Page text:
Thank you for contacting me about the progress of the Environment Bill.
I understand the Government is currently reflecting on concerns about the Bill raised by colleagues and interested parties during the Committee stage. I look forward to the Bill coming back to the House, at which point I will have the opportunity to vote on any amendments brought forward there.
The Environment Bill will place environmental ambition and accountability at the heart of Government. I am pleased that legislative measures will be introduced to address the biggest environmental priorities of our age, ensuring we can deliver on the commitment to leave the natural world in a better condition than we found it. These will include meeting net-zero by 2050, as well as wider long-term legally binding targets on biodiversity, air quality, water, and resource and waste efficiency which will be established under the Bill.
The Office for Environmental Protection (OEP) will have the power to take public bodies to an upper tribunal if there are breaches of the law. I believe it is important that the OEP is independent and fully transparent in order to effectively hold the Government to account on its targets. I am therefore pleased by assurances from Ministers that the OEP will be operationally independent from Government, including from the Department for Environment, Food and Rural Affairs. This means that Ministers will not be able to set its programme of activity or influence its decision-making. It is expected that the Office for Environmental Protection to have started implementing its functions by around July 2021.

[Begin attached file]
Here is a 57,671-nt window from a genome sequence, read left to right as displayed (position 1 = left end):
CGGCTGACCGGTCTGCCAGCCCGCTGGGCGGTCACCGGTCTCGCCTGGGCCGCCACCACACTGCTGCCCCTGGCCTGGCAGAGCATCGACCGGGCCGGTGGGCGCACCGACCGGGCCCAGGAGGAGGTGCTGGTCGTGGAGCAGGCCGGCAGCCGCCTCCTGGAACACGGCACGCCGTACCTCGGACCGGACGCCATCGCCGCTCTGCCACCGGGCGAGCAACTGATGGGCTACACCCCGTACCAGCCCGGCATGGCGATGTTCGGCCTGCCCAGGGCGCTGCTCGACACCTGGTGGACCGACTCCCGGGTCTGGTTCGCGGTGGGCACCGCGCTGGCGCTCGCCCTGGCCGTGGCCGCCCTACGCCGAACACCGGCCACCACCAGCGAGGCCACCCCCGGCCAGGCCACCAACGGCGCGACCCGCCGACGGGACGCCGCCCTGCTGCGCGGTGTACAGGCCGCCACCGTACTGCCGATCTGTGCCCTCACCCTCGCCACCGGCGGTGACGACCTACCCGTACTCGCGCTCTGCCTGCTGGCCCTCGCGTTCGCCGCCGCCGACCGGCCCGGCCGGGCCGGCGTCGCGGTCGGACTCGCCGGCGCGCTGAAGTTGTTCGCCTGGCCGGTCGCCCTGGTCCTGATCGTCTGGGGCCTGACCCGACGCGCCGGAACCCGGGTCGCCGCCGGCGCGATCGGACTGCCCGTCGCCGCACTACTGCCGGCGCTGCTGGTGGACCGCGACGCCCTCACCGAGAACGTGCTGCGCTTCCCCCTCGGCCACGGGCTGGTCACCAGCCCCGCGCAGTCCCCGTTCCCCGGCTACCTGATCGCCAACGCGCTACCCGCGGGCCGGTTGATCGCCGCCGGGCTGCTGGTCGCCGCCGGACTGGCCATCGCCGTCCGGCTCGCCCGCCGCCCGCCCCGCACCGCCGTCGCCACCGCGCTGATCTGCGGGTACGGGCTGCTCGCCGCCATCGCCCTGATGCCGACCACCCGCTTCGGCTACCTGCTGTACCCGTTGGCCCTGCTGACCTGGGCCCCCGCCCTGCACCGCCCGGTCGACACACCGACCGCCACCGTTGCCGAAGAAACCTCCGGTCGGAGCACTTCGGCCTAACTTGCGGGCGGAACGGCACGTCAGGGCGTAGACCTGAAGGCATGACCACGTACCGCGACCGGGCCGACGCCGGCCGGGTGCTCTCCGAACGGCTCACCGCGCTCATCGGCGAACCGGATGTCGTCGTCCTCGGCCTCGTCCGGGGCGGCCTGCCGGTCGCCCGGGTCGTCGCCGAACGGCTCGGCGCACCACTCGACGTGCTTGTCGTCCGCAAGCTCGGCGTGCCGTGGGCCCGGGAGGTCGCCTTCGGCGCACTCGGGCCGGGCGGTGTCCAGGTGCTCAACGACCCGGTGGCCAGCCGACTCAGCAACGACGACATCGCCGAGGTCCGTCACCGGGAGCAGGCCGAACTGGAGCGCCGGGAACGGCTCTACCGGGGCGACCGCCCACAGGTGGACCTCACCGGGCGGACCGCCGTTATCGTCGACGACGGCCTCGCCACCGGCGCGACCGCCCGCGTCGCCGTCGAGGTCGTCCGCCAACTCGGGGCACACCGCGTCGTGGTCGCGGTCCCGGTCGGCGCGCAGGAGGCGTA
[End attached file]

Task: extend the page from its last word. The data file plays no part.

The Bill will give the Secretary of State the power to set long-term, legally binding environmental targets on air quality, water, biodiversity, and resource efficiency and waste reduction that will be reviewed every five years. There will then be a published environmental improvement plan that will also be reviewed every five years, and a progress report will be published annually. I welcome the fact that the OEP will hold this and every future Government to account on these targets and will report on the progress made to improve the natural environment.
I am also aware that if the Secretary wanted to lower or change a target, they would have to lay before Parliament, and publish, a statement as to why they had reached their decision. It would then be up to Members of Parliament to scrutinise this decision, before voting on a Statutory Instrument to change any necessary legislation.
The UK is committed to playing a leading role in developing an ambitious and transformative post-2020 framework for global biodiversity under the convention on biological diversity. Following agreement of this framework, Ministers will publish a new strategy for nature in England that will outline how they will implement the Convention on Biological Diversity’s new global targets domestically and meet the 25-year Environment Plan goals for nature at the same time.
I recognise the importance of setting legally binding targets to support these ambitions, so I am pleased that the Environment Bill includes a requirement to set at least one long-term, legally binding target in relation to biodiversity, as well as targets for air quality, water and resource efficiency, and waste reduction. I know that the Government will determine the specific areas in which targets will be set using the robust and transparent target-setting, monitoring and reporting process that the Bill legislates for, and will seek advice from independent experts. I am pleased that both Parliament and the public will have the opportunity to provide input to the development of these targets.
Outside the EU Britain can develop global gold standard environmental policies. Having left the Common Agricultural Policy, we can use public money for public goods, rewarding environmentally responsible land use. By leaving the Common Fisheries Policy we will be able to grant access and allocate quotas based on sustainability, allowing us to pursue the highest standards in marine conservation.